EU agrees $60 a barrel price cap on Russian seaborne oil

The initial G7 proposal last week was for a price cap of $65-70 per barrel with no adjustment mechanism



A worker checks the valve of an oil pipe at a Lukoil-owned oil field in Russia.  The G7 price cap on Russian seaborne crude oil is to kick in on Dec. 5. — Reuters file
A worker checks the valve of an oil pipe at a Lukoil-owned oil field in Russia. The G7 price cap on Russian seaborne crude oil is to kick in on Dec. 5. — Reuters file

By Reuters

Published: Thu 1 Dec 2022, 7:45 PM

European Union governments tentatively agreed on Thursday on a $60 a barrel price cap on Russian seaborne oil - an idea of the Group of Seven (G7) nations - with an adjustment mechanism to keep the cap at 5 per cent below the market price, an EU diplomat said.

Poland, which had pushed for the cap to be as low as possible, has until 1500 GMT to agree to the deal, which would need to be approved by all EU governments in a written procedure by Friday, the diplomat said.

The initial G7 proposal last week was for a price cap of $65-70 per barrel with no adjustment mechanism.

Since Russian Urals crude already traded lower, Poland, Lithuania and Estonia rejected that level as not achieving the main objective of cutting Moscow’s revenues and its ability to finance its war in Ukraine.

“The price cap is set at $60 with a provision to keep it 5 per cent below market price for Russian crude, based on IEA figures,” the EU diplomat said. The reviews of the price cap level would be held every two months, EU diplomats said.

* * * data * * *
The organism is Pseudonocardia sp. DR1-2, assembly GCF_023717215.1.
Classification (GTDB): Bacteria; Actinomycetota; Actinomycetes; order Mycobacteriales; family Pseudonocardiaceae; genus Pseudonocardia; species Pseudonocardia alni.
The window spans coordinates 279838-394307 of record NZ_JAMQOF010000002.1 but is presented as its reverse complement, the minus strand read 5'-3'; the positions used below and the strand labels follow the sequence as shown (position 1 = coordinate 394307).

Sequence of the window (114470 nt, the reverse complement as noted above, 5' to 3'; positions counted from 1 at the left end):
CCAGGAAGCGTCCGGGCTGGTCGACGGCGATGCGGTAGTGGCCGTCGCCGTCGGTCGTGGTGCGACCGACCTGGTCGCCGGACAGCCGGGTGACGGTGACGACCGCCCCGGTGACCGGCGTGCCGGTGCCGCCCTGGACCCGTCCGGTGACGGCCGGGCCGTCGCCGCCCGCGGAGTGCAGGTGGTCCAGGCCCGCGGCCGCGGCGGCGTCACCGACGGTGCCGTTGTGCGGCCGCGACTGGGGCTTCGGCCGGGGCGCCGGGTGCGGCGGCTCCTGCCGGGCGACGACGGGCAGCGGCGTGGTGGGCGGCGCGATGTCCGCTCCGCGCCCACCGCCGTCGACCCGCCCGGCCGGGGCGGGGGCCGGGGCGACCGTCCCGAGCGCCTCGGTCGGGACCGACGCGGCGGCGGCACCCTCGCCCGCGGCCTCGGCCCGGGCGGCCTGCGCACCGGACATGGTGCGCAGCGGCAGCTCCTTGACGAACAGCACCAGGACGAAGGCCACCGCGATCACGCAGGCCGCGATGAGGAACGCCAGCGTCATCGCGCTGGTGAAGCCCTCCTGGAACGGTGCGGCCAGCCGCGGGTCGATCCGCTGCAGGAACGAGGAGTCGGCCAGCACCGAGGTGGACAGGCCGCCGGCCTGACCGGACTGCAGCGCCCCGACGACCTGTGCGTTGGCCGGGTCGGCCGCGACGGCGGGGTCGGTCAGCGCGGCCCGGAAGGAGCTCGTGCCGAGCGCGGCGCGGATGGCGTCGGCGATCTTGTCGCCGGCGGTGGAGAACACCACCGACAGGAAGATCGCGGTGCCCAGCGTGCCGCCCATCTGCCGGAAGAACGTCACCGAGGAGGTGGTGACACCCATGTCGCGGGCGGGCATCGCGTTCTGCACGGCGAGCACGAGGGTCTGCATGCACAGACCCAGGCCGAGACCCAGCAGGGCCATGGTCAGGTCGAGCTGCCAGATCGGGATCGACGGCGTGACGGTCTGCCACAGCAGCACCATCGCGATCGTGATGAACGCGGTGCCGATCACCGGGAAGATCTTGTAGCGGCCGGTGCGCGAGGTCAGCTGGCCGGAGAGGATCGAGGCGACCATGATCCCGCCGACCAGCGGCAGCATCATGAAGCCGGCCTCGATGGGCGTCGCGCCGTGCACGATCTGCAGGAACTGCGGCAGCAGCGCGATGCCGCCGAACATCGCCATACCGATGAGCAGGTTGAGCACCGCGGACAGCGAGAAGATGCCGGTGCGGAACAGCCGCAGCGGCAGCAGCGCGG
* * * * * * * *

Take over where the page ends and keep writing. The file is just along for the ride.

“Poland has until 1600 CET to agree. If it does there will be a written procedure for adoption until tomorrow,” the diplomat said.

Polish diplomats said consultation with Warsaw was ongoing.

EU diplomats said that Lithuania and Estonia, which had backed Poland’s push to set the cap as low as possible, were also on board with the $60 limit. Russian Urals crude was trading at $70.3 a barrel at 1352 GMT.

The G7 price cap on Russian seaborne crude oil is to kick in on Dec. 5, replacing the harsher EU outright ban on buying Russian seaborne crude, as a way to safeguard global oil supply because Russia produces 10 per cent of the world’s oil.

The idea to enforce the G7 cap is to prohibit shipping, insurance and re-insurance companies from handling cargoes of Russian crude around the globe, unless it is sold for less than the price set by the G7 and its allies.

Because the world’s key shipping and insurance firms are based in G7 countries, the price cap would make it very difficult for Moscow to sell its oil for a higher price.


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